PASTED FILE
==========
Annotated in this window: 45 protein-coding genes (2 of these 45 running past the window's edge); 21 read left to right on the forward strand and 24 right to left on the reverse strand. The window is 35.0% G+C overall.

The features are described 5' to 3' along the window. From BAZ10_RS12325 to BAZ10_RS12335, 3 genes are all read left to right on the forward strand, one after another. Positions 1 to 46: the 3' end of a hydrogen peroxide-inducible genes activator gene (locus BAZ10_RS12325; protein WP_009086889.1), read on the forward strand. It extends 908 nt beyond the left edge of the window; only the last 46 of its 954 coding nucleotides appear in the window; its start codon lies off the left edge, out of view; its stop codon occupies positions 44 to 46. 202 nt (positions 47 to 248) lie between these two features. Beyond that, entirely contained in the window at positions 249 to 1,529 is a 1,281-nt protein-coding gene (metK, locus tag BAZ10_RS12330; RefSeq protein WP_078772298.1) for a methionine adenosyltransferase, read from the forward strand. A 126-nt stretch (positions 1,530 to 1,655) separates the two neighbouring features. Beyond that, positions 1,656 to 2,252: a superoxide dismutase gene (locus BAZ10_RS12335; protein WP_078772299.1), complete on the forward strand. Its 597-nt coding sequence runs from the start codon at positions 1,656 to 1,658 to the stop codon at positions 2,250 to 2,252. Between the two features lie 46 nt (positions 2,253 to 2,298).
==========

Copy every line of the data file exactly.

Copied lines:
Annotated in this window: 45 protein-coding genes (2 of these 45 running past the window's edge); 21 read left to right on the forward strand and 24 right to left on the reverse strand. The window is 35.0% G+C overall.

The features are described 5' to 3' along the window. From BAZ10_RS12325 to BAZ10_RS12335, 3 genes are all read left to right on the forward strand, one after another. Positions 1 to 46: the 3' end of a hydrogen peroxide-inducible genes activator gene (locus BAZ10_RS12325; protein WP_009086889.1), read on the forward strand. It extends 908 nt beyond the left edge of the window; only the last 46 of its 954 coding nucleotides appear in the window; its start codon lies off the left edge, out of view; its stop codon occupies positions 44 to 46. 202 nt (positions 47 to 248) lie between these two features. Beyond that, entirely contained in the window at positions 249 to 1,529 is a 1,281-nt protein-coding gene (metK, locus tag BAZ10_RS12330; RefSeq protein WP_078772298.1) for a methionine adenosyltransferase, read from the forward strand. A 126-nt stretch (positions 1,530 to 1,655) separates the two neighbouring features. Beyond that, positions 1,656 to 2,252: a superoxide dismutase gene (locus BAZ10_RS12335; protein WP_078772299.1), complete on the forward strand. Its 597-nt coding sequence runs from the start codon at positions 1,656 to 1,658 to the stop codon at positions 2,250 to 2,252. Between the two features lie 46 nt (positions 2,253 to 2,298).